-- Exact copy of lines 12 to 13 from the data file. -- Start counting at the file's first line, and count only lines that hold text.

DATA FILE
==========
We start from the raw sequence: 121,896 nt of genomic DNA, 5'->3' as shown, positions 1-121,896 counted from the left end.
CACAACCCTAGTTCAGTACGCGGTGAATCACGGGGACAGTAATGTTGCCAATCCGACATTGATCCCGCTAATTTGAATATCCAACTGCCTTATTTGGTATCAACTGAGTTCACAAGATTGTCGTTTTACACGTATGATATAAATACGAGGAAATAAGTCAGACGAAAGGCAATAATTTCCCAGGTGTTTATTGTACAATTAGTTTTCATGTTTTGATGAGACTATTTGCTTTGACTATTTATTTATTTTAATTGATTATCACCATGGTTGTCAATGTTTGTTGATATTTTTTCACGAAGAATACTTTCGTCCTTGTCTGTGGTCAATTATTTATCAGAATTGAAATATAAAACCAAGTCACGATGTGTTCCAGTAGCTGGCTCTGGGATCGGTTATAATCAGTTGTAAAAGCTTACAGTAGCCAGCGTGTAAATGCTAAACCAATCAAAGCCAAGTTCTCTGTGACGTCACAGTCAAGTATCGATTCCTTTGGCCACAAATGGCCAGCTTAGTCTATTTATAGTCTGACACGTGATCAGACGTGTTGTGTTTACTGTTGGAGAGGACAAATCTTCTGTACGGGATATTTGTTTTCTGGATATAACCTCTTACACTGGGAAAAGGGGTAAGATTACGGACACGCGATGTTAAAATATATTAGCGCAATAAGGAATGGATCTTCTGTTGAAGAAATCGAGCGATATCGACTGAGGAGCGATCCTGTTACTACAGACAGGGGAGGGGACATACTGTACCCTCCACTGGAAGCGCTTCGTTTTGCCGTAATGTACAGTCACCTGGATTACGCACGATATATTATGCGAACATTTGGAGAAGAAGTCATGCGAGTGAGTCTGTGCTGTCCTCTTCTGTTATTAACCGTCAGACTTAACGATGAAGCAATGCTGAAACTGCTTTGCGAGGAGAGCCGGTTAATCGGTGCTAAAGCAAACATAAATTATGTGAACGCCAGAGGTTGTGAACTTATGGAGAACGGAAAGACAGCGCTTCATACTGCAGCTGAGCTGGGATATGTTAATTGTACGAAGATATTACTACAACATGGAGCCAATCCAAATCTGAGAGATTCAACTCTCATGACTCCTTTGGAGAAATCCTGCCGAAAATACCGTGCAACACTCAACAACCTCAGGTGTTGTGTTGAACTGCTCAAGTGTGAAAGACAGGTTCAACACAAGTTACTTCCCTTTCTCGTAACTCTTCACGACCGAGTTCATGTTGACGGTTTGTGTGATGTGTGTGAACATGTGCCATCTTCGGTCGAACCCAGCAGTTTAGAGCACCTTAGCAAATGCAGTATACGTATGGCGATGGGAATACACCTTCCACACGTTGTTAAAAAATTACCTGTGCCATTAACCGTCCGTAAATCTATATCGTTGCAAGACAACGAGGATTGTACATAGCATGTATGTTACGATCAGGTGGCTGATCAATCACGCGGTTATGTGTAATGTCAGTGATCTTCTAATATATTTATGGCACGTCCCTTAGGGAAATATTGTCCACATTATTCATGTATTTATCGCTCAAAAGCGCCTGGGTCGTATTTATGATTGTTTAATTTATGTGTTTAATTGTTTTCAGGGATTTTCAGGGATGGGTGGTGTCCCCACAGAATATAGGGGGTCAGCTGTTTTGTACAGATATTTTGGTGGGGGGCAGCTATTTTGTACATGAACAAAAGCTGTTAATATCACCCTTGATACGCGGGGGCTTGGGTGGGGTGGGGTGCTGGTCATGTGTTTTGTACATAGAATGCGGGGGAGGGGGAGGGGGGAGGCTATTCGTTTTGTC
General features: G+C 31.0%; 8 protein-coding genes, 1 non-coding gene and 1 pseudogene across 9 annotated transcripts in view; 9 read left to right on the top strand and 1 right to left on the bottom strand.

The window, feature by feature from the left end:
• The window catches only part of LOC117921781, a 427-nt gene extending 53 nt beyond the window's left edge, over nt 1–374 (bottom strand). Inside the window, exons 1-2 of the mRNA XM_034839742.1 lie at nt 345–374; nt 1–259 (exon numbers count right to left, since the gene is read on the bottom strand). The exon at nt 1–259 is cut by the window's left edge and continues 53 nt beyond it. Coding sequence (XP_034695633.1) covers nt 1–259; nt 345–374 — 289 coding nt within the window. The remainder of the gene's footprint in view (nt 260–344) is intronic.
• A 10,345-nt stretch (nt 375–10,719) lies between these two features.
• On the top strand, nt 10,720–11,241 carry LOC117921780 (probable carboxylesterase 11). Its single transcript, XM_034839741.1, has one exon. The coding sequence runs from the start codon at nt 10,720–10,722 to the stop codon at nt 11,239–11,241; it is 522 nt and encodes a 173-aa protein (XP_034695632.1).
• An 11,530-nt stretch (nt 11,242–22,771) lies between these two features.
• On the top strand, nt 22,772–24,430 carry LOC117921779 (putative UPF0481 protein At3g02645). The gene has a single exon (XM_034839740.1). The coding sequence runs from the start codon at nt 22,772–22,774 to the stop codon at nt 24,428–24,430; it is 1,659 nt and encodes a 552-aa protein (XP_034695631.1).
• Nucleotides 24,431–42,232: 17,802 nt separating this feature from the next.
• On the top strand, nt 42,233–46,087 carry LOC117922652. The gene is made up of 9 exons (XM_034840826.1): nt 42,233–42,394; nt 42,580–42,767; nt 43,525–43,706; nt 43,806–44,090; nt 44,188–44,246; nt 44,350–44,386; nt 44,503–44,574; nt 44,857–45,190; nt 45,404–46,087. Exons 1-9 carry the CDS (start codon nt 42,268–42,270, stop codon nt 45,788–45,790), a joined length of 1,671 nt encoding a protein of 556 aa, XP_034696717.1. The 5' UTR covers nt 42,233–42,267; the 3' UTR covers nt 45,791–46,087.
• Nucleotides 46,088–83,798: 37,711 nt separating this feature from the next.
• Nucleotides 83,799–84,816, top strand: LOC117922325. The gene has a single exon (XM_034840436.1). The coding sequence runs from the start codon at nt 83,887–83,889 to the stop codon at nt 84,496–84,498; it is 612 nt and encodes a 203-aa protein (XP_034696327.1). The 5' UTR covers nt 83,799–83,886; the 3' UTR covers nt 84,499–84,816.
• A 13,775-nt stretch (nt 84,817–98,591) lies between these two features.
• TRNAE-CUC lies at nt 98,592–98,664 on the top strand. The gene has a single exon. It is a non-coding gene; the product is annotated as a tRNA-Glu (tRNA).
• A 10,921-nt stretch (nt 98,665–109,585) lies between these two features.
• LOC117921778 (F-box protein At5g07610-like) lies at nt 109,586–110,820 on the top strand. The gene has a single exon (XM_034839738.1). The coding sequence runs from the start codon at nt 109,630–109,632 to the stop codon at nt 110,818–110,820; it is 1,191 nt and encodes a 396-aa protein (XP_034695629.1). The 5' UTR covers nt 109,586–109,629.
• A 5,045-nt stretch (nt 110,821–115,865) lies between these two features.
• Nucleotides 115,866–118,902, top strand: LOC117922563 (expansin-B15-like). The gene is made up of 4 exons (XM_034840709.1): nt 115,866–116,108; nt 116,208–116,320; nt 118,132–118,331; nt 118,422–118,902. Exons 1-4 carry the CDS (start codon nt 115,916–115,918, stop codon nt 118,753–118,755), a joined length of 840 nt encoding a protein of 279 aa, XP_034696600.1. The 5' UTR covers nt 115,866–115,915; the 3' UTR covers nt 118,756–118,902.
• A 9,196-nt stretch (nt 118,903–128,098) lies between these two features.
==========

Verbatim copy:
• Nucleotides 46,088–83,798: 37,711 nt separating this feature from the next.
• Nucleotides 83,799–84,816, top strand: LOC117922325. The gene has a single exon (XM_034840436.1). The coding sequence runs from the start codon at nt 83,887–83,889 to the stop codon at nt 84,496–84,498; it is 612 nt and encodes a 203-aa protein (XP_034696327.1). The 5' UTR covers nt 83,799–83,886; the 3' UTR covers nt 84,499–84,816.